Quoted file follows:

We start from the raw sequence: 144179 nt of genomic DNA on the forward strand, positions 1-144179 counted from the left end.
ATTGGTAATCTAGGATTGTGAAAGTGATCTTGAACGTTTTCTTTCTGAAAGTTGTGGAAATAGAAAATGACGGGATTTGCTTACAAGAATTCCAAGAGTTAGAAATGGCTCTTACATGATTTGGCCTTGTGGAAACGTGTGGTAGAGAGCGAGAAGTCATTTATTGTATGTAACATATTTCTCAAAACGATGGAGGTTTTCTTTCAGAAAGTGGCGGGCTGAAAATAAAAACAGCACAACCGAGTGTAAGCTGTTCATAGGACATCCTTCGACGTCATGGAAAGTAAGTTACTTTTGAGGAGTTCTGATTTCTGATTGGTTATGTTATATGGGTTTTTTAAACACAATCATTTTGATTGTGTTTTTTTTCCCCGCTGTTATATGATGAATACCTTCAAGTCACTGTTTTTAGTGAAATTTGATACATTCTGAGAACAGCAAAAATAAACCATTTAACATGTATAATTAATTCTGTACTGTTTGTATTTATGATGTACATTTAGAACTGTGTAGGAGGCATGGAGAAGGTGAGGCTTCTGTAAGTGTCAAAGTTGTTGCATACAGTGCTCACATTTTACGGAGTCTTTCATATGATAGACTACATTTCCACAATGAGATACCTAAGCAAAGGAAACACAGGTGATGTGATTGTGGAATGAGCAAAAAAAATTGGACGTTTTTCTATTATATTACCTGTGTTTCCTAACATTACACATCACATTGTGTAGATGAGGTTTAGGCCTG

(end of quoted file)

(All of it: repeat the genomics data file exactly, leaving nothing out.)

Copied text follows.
We start from the raw sequence: 144179 nt of genomic DNA on the forward strand, positions 1-144179 counted from the left end.
ATTGGTAATCTAGGATTGTGAAAGTGATCTTGAACGTTTTCTTTCTGAAAGTTGTGGAAATAGAAAATGACGGGATTTGCTTACAAGAATTCCAAGAGTTAGAAATGGCTCTTACATGATTTGGCCTTGTGGAAACGTGTGGTAGAGAGCGAGAAGTCATTTATTGTATGTAACATATTTCTCAAAACGATGGAGGTTTTCTTTCAGAAAGTGGCGGGCTGAAAATAAAAACAGCACAACCGAGTGTAAGCTGTTCATAGGACATCCTTCGACGTCATGGAAAGTAAGTTACTTTTGAGGAGTTCTGATTTCTGATTGGTTATGTTATATGGGTTTTTTAAACACAATCATTTTGATTGTGTTTTTTTTCCCCGCTGTTATATGATGAATACCTTCAAGTCACTGTTTTTAGTGAAATTTGATACATTCTGAGAACAGCAAAAATAAACCATTTAACATGTATAATTAATTCTGTACTGTTTGTATTTATGATGTACATTTAGAACTGTGTAGGAGGCATGGAGAAGGTGAGGCTTCTGTAAGTGTCAAAGTTGTTGCATACAGTGCTCACATTTTACGGAGTCTTTCATATGATAGACTACATTTCCACAATGAGATACCTAAGCAAAGGAAACACAGGTGATGTGATTGTGGAATGAGCAAAAAAAATTGGACGTTTTTCTATTATATTACCTGTGTTTCCTAACATTACACATCACATTGTGTAGATGAGGTTTAGGCCTG